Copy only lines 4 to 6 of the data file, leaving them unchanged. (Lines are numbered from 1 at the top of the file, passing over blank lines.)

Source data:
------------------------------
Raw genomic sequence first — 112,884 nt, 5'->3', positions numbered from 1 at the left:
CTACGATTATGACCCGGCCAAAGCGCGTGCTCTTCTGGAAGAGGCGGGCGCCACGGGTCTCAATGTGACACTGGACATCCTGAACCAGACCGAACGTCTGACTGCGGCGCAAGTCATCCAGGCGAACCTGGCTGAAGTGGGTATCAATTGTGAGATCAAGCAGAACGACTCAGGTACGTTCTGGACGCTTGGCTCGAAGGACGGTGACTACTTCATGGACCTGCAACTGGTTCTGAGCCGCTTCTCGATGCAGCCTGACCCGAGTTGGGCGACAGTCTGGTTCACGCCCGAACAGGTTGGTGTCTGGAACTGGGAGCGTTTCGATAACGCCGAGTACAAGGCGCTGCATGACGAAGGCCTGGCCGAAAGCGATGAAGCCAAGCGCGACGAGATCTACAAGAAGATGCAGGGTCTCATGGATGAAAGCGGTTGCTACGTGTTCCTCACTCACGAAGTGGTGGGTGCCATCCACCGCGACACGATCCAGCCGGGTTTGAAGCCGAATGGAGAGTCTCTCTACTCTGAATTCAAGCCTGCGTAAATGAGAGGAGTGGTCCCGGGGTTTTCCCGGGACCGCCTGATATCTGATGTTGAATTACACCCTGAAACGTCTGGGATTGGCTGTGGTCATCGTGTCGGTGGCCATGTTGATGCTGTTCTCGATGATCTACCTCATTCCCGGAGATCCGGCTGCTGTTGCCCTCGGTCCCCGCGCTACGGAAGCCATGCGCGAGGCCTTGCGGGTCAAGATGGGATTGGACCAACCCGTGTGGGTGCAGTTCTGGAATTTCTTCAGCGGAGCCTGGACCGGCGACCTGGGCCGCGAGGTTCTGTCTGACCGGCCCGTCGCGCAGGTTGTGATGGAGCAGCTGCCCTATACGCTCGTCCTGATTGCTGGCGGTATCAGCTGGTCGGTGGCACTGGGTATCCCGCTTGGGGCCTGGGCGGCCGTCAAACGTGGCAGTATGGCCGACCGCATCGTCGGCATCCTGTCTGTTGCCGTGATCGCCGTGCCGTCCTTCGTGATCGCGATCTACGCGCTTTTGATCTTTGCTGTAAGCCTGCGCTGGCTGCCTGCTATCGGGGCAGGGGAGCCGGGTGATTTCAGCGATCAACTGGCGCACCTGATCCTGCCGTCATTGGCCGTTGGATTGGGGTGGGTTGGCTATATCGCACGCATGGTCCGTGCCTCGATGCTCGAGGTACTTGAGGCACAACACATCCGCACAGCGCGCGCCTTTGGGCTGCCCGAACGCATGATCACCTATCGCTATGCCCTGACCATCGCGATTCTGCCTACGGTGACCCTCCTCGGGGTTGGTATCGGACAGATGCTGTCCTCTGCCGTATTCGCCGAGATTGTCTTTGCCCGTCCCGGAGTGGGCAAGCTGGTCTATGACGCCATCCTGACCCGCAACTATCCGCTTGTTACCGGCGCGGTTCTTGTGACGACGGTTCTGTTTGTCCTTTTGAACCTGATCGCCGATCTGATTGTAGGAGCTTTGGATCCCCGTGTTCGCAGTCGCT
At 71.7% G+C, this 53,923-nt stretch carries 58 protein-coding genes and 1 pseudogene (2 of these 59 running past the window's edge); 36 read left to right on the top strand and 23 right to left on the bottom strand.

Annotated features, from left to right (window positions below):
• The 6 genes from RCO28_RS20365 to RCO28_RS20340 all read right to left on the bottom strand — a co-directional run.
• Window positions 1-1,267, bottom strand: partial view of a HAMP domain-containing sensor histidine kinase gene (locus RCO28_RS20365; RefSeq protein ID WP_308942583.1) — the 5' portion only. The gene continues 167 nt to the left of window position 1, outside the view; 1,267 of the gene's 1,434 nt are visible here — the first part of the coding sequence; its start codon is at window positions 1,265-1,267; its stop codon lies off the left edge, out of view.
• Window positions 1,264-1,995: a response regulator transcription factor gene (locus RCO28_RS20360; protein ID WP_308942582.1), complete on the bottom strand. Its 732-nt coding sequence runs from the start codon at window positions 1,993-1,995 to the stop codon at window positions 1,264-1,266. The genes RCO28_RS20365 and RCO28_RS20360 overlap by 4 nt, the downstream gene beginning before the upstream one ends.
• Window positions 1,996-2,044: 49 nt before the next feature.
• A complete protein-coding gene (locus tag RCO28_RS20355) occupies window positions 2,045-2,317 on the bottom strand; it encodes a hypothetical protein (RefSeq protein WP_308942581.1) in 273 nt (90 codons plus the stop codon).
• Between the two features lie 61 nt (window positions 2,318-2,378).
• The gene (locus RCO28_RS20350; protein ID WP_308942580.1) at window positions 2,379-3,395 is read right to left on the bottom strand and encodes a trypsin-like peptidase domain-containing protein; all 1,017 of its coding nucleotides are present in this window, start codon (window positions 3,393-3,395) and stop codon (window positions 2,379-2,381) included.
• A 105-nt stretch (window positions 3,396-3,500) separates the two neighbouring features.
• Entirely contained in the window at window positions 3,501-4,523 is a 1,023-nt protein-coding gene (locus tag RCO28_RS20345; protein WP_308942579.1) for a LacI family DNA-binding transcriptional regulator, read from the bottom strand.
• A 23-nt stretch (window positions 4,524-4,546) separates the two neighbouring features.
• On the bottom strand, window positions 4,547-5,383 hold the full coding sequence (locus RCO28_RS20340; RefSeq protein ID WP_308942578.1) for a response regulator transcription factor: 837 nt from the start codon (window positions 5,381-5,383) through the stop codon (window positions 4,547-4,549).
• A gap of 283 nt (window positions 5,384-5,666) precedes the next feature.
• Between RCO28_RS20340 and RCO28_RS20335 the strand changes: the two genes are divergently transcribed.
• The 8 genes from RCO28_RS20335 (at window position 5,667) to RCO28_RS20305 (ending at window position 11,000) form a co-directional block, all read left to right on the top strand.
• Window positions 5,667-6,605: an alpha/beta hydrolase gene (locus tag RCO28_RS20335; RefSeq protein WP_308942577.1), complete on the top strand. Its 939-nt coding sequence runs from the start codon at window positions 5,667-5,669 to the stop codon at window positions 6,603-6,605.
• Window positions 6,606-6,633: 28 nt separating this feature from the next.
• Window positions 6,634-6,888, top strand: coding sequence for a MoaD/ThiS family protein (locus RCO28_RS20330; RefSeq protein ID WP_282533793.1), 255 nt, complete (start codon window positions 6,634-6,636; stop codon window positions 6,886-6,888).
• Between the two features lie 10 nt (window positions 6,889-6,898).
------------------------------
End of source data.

Annotated features, from left to right (window positions below):
• The 6 genes from RCO28_RS20365 to RCO28_RS20340 all read right to left on the bottom strand — a co-directional run.
• Window positions 1-1,267, bottom strand: partial view of a HAMP domain-containing sensor histidine kinase gene (locus RCO28_RS20365; RefSeq protein ID WP_308942583.1) — the 5' portion only. The gene continues 167 nt to the left of window position 1, outside the view; 1,267 of the gene's 1,434 nt are visible here — the first part of the coding sequence; its start codon is at window positions 1,265-1,267; its stop codon lies off the left edge, out of view.